The Intel Skull Canyon NUC6i7KYK mini-PC Reviewby Ganesh T S on May 23, 2016 8:00 AM EST
Miscellaneous Aspects and Concluding Remarks
One of the more impressive aspects of the Skull Canyon NUC6i7KYK is the reappearance of Thunderbolt in a mini-PC. We have already covered Thunderbolt 3 in good detail. From the perspective of a Skull Canyon evaluation, the Thunderbolt 3 port does deserve a bit of attention. It must be noted that this USB Type-C port can also act as a USB 3.1 Gen 2 host port. Our evaluation of this feature is in two parts - we first hooked up a SanDisk Extreme 900 1.92TB USB 3.1 Gen 2 SSD and ran a quick speed test. We were able to see results similar to our review numbers, indicating that the USB 3.1 Gen 2 mode was indeed active. For the Thunderbolt part, we decided to check out Thunderbolt networking with our direct-attached storage testbed.
A Thunderbolt cable between two PCs is enough to create a Thunderbolt network
Connecting the Thunderbolt ports on the two machines and allowing the PCs to talk to each other automatically creates a 10Gbps network adapter. For a setup with just two machines, it is enough to just set static IPs on the interfaces of both machines in the same subnet, and setting the network location to private so that the machines can talk to each other. We configured a RAM drive on the testbed and mapped it as a network drive on the NUC6i7KYK, Running CrystalDiskMark on the mapped drive showed read speeds of 700 MBps and write speeds of 620 MBps, indicative of a 10Gbps link. The gallery below presents some screenshots of the benchmarks as well as the Thunderbolt networking setup steps.
Moving on to the business end of the review, let us get the complaints out of the way - While the size and form-factor of Skull Canyon are impressive, the acoustic profile is not that great. We would gladly trade a modest increase in the footprint of the system for lower fan noise. That said, the fan noise is in no way comparable to the BRIX Gaming lineup. It is just that it is not as silent as the traditional NUCs.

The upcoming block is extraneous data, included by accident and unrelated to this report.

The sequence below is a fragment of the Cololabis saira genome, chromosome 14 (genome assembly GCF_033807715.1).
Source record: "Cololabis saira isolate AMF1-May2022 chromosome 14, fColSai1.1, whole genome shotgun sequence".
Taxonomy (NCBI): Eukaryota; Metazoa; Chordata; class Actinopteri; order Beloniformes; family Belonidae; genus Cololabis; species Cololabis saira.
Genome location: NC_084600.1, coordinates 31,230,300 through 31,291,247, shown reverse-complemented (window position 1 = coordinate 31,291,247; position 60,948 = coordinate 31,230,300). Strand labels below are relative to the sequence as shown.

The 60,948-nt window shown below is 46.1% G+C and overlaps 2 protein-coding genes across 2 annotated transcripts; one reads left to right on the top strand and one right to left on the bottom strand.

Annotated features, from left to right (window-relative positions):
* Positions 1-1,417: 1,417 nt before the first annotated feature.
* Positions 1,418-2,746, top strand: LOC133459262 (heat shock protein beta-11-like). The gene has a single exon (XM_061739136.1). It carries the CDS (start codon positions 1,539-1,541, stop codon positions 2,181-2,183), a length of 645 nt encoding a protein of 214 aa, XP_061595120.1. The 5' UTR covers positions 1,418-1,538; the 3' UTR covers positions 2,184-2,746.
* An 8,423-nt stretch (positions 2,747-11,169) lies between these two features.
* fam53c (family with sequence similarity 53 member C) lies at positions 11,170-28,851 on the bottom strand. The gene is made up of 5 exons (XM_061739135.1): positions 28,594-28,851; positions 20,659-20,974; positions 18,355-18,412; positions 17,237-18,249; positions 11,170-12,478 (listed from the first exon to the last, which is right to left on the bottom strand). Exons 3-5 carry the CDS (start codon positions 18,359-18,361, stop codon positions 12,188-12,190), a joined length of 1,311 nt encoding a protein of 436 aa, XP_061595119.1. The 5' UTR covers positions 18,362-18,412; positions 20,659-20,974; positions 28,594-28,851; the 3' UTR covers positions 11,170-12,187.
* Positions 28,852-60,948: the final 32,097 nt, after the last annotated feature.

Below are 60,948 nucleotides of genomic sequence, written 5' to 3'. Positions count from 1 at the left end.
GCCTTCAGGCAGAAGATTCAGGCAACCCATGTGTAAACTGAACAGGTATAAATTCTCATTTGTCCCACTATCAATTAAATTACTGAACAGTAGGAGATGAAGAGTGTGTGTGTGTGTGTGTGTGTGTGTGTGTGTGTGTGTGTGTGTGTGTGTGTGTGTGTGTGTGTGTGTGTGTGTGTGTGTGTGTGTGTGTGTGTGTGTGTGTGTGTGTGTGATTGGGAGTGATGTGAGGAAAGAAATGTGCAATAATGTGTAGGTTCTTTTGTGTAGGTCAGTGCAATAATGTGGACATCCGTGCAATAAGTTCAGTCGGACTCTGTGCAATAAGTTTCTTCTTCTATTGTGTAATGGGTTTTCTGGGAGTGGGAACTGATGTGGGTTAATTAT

On the board layout front, we are unable to fathom why the CPU's PCIe lanes are not used at all. It would have been great to have a dual-port Alpine Ridge controller hang directly off the CPU's PCIe lanes. Finally, the ports on the chassis could have done with better spread. The two pairs of USB ports are such that one occupied port ends up making it difficult to utilize the other one in the pair. A port on one of the sides, or, on the lid (without relying on third-party designs), would be very welcome.
But with the above caveats in mind, Skull Canyon is definitely a great product. Simply put, it packs the most punch among systems with similar footprints. It is excellent for casual gamers, but, unfortunately, stops short of being a replacement for systems like the Zotac ZBOX MAGNUS EN970 or the ASRock VisionX 471D - two small form-factor PCs that integrate discrete GPUs at the cost of a larger footprint compared to Skull Canyon. The Thunderbolt 3 port, with an external GPU dock, can somewhat make up for the lack of a discrete GPU for gamers. However, the cost factor becomes a major issue. The 4C/8T configuration of the Core i7-6770HQ is also attractive to consumers looking for a small form-factor system with a powerful CPU, but, they must remember that some price premium is being paid for the Iris Pro graphics.
I am actually looking forward to what vendors like Zotac and ASRock can do with a similar design. If they could take a Skylake-H processor without Iris Pro (say, Core i7-6820HQ), and use the PCIe lanes off the CPU to hook up a mobile discrete GPU, it could deliver the best of both worlds - all the 45W TDP of the CPU can be used to provide raw processing power for CPU-intensive workloads, while a dGPU can handle graphics duties with a separate power budget.
To summarize, Intel has indeed managed to change the game with the NUC6i7KYK. A look at the increase in the gaming capabilities over the previous generation 'gaming' NUCs make the Skull Canyon updates to appear evolutionary in nature. However, the overall platform capabilities (including a much more powerful -H series CPU instead of a -U series CPU, as well as the integration of Thunderbolt 3 and dual M.2 PCIe 3.0 x4 SSD slots) are enough to justify the price premium ($650 for the barebones configuration).